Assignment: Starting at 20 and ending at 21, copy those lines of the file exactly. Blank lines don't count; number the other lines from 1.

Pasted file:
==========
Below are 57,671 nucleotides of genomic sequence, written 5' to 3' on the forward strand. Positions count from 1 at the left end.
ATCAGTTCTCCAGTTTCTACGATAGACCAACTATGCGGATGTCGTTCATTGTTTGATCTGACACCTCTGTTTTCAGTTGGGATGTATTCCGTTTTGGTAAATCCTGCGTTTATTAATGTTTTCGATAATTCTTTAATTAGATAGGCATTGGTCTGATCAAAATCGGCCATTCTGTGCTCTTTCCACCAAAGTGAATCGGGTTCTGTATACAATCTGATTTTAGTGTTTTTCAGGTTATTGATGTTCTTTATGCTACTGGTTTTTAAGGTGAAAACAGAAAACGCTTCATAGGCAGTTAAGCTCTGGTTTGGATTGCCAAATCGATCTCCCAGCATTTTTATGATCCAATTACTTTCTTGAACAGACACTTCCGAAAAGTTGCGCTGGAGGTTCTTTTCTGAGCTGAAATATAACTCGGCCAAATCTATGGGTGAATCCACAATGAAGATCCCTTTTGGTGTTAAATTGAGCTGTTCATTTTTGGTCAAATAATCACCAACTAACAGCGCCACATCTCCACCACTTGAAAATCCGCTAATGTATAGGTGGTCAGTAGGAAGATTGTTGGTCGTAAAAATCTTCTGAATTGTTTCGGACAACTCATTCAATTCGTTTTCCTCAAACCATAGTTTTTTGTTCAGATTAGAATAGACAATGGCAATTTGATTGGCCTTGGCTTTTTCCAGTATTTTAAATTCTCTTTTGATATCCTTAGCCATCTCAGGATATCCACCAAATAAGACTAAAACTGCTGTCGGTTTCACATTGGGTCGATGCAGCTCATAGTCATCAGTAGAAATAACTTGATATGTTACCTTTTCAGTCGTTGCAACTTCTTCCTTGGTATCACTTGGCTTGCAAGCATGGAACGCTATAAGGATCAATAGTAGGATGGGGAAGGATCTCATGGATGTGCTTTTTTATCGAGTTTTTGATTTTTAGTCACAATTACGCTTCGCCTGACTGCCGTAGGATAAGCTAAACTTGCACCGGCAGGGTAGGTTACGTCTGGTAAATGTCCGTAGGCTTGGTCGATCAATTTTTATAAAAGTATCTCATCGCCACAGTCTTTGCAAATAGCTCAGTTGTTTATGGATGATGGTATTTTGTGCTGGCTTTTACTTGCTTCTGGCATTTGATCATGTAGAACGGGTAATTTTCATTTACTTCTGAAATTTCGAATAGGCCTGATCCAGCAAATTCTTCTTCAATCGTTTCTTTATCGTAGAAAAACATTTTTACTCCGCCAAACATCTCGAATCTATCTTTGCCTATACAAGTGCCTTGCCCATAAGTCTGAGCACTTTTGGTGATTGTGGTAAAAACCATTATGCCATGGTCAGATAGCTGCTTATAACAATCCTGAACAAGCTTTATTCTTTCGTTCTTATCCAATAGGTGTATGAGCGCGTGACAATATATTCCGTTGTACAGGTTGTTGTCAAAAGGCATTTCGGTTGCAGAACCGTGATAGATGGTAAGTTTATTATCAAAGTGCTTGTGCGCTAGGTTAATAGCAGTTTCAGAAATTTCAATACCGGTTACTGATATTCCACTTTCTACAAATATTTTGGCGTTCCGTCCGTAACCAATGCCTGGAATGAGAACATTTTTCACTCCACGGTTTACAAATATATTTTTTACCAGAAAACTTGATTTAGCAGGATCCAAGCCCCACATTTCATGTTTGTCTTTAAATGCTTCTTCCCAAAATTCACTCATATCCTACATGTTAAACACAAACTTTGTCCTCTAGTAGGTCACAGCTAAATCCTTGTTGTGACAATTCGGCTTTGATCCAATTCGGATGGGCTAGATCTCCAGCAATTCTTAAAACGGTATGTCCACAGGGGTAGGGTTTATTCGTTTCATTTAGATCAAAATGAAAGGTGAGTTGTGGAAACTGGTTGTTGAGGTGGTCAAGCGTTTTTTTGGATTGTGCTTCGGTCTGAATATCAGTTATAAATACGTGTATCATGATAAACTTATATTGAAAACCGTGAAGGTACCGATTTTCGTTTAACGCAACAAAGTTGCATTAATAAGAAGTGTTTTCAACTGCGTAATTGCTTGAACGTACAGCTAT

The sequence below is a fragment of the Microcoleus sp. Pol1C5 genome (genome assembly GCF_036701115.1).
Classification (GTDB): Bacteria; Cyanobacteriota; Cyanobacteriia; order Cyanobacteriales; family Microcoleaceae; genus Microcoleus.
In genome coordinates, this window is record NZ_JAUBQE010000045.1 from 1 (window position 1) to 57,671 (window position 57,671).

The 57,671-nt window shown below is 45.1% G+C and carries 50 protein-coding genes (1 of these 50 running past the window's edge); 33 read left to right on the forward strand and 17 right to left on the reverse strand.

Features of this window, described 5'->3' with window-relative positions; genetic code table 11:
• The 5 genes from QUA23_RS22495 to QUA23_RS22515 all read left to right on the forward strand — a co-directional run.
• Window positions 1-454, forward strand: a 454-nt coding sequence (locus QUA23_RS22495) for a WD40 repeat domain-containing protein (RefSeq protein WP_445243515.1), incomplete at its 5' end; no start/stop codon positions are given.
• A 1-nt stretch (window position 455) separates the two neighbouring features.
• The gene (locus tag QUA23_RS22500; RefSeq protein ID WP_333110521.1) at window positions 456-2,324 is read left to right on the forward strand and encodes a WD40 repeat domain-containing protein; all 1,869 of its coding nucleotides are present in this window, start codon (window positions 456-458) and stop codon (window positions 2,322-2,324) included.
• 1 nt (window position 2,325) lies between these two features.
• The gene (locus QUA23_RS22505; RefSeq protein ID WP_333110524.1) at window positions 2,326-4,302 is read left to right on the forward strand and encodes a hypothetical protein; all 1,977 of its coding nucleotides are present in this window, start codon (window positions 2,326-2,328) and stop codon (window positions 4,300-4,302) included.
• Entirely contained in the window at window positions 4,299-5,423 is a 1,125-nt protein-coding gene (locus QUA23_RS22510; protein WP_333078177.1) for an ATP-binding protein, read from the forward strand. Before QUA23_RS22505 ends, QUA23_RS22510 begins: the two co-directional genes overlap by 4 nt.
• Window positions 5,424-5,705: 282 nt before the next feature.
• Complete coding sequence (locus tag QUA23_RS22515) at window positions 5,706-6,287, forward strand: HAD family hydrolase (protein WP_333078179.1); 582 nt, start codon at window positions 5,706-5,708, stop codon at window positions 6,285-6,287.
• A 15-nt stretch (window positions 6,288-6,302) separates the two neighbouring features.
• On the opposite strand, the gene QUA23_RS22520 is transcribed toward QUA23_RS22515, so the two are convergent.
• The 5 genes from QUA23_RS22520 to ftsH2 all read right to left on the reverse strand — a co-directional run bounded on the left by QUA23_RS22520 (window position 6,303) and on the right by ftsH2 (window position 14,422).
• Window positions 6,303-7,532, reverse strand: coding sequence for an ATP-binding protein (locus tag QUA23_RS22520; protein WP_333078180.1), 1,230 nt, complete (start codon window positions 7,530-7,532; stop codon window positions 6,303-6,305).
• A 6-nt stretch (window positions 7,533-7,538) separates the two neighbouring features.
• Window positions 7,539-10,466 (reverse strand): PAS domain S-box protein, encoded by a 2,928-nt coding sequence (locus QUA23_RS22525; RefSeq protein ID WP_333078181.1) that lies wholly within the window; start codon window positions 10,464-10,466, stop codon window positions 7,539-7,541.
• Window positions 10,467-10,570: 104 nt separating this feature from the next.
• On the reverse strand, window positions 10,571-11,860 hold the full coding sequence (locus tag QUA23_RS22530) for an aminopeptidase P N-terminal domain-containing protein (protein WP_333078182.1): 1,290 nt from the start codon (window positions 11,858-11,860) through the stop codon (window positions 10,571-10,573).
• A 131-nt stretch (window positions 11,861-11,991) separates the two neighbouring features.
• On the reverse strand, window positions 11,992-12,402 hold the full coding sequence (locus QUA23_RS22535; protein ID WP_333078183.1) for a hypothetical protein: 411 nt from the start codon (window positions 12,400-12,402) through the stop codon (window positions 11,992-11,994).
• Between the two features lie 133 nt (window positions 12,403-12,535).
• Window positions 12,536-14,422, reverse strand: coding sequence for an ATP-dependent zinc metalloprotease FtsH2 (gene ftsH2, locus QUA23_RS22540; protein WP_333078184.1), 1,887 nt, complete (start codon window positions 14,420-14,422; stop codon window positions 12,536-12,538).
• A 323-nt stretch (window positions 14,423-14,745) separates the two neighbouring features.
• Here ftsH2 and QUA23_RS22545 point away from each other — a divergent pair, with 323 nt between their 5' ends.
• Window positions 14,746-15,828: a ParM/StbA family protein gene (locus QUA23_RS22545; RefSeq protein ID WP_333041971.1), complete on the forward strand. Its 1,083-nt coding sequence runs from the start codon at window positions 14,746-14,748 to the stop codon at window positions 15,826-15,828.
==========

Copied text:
• Window positions 6,303-7,532, reverse strand: coding sequence for an ATP-binding protein (locus tag QUA23_RS22520; protein WP_333078180.1), 1,230 nt, complete (start codon window positions 7,530-7,532; stop codon window positions 6,303-6,305).
• A 6-nt stretch (window positions 7,533-7,538) separates the two neighbouring features.